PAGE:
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Many playground memories evoke a sense of accomplishment in taking our minds and bodies to new limits. How high did the swing go? How far did we climb? How many times did we cross the monkey bars without falling?

Most of us want those same challenges and memories for our children. However, parents and educators need to remember that pushing the body to limits also can create falls and injuries.

According to the United States Consumer Product Safety Commission (CPSC) statistics, nearly 200,000 playground injuries requiring emergency room visits occur each year. About 150,000 of those injuries occur on public playgrounds such as parks, schools, child care centers and restaurants.

Statistics indicate that nearly 70 percent of all playground injuries are related to falls to the surface. Recent studies also have found that about 80 percent of playgrounds have unsuitable surfaces.

Thus, an important aspect of reducing playground injuries is to provide cushioned surfaces beneath and around equipment at depths appropriate to equipment height. Surfaces such as asphalt, cement, dirt, grass and rocks are not acceptable surfaces.

The National Program for Playground Safety strongly recommends that parents and other adults become proactive regarding the provision of appropriate surfaces at adequate depths. Parents and other adults are not expected to become certified playground inspectors, but they can visually inspect the surfaces for any safety problems and be sure that children do not play on unsafe surfaces.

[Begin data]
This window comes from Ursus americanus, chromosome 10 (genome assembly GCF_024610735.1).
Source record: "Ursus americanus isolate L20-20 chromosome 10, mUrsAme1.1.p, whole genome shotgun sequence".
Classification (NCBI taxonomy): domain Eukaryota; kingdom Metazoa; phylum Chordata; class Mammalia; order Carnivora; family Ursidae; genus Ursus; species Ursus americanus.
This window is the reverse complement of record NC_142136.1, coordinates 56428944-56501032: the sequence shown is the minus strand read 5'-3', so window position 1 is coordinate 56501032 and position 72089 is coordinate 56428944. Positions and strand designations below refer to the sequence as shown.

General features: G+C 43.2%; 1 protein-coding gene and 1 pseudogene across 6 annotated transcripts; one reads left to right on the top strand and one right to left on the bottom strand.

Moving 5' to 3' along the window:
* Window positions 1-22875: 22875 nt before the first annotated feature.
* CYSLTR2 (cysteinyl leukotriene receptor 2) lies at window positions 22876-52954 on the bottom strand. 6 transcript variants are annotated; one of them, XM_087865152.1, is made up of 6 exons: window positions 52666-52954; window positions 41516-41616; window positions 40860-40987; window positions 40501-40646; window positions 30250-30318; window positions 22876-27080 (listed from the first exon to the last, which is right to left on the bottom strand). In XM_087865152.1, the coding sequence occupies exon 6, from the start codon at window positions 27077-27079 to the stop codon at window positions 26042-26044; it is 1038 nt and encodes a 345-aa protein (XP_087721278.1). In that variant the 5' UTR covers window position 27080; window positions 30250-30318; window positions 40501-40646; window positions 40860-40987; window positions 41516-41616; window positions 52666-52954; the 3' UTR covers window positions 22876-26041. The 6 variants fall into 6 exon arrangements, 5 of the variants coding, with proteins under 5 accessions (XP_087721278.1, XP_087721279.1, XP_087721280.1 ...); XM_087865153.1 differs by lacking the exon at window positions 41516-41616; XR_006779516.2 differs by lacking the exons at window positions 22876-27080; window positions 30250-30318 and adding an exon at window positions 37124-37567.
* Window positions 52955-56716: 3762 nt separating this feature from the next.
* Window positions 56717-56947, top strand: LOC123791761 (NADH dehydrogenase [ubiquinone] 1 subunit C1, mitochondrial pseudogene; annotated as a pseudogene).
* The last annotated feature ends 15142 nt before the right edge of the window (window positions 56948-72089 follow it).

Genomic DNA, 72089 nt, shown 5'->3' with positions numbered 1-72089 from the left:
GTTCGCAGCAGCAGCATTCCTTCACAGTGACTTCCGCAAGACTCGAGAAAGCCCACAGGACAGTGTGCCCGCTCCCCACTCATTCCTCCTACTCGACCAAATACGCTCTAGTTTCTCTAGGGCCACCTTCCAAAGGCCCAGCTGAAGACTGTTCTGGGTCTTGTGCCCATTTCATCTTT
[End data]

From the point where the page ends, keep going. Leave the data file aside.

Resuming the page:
Why is cushioned surfacing needed on playgrounds?

Falls to the surface are the leading cause of injuries on playgrounds. Approximately 106,000 of all public playground injuries and several deaths each year are related to falls to surfaces*. However, shock absorbing surfaces can help disperse the momentum of a falling body or head, thus, reducing the risk of life threatening injuries.

The National Program for Playground Safety, the U.S. Consumer Product Safety Commission (CPSC) and other organizations highly recommend the use of various loose-fill materials such as pea gravel and wood fiber as well as synthetic surfaces that tend to be shock absorbing. Surfaces such as asphalt, cement, dirt, grass and rocks should not be used unless they are being utilized as the base for other appropriate shock absorbing surfaces.